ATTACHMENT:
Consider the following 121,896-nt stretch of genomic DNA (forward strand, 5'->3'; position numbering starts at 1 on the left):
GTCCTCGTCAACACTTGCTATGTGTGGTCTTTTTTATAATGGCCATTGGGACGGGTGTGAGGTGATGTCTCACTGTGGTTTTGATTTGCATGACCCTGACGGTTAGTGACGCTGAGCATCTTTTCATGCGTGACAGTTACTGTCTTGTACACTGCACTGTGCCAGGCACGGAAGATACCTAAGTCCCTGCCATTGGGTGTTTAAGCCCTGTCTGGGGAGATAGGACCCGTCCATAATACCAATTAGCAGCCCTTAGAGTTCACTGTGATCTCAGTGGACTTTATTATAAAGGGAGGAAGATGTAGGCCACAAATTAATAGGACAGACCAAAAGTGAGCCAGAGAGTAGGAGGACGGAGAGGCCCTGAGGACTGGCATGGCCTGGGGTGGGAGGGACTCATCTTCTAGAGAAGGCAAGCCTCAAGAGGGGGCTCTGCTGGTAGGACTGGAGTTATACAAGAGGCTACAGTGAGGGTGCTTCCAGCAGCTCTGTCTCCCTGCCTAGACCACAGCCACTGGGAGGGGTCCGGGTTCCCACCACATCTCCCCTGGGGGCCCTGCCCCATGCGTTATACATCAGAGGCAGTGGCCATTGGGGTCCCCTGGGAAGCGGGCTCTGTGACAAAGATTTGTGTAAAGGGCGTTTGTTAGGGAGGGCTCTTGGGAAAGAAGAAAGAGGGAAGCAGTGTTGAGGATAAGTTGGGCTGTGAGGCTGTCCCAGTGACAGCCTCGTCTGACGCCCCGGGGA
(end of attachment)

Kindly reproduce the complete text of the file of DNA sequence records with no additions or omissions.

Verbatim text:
Consider the following 121,896-nt stretch of genomic DNA (forward strand, 5'->3'; position numbering starts at 1 on the left):
GTCCTCGTCAACACTTGCTATGTGTGGTCTTTTTTATAATGGCCATTGGGACGGGTGTGAGGTGATGTCTCACTGTGGTTTTGATTTGCATGACCCTGACGGTTAGTGACGCTGAGCATCTTTTCATGCGTGACAGTTACTGTCTTGTACACTGCACTGTGCCAGGCACGGAAGATACCTAAGTCCCTGCCATTGGGTGTTTAAGCCCTGTCTGGGGAGATAGGACCCGTCCATAATACCAATTAGCAGCCCTTAGAGTTCACTGTGATCTCAGTGGACTTTATTATAAAGGGAGGAAGATGTAGGCCACAAATTAATAGGACAGACCAAAAGTGAGCCAGAGAGTAGGAGGACGGAGAGGCCCTGAGGACTGGCATGGCCTGGGGTGGGAGGGACTCATCTTCTAGAGAAGGCAAGCCTCAAGAGGGGGCTCTGCTGGTAGGACTGGAGTTATACAAGAGGCTACAGTGAGGGTGCTTCCAGCAGCTCTGTCTCCCTGCCTAGACCACAGCCACTGGGAGGGGTCCGGGTTCCCACCACATCTCCCCTGGGGGCCCTGCCCCATGCGTTATACATCAGAGGCAGTGGCCATTGGGGTCCCCTGGGAAGCGGGCTCTGTGACAAAGATTTGTGTAAAGGGCGTTTGTTAGGGAGGGCTCTTGGGAAAGAAGAAAGAGGGAAGCAGTGTTGAGGATAAGTTGGGCTGTGAGGCTGTCCCAGTGACAGCCTCGTCTGACGCCCCGGGGA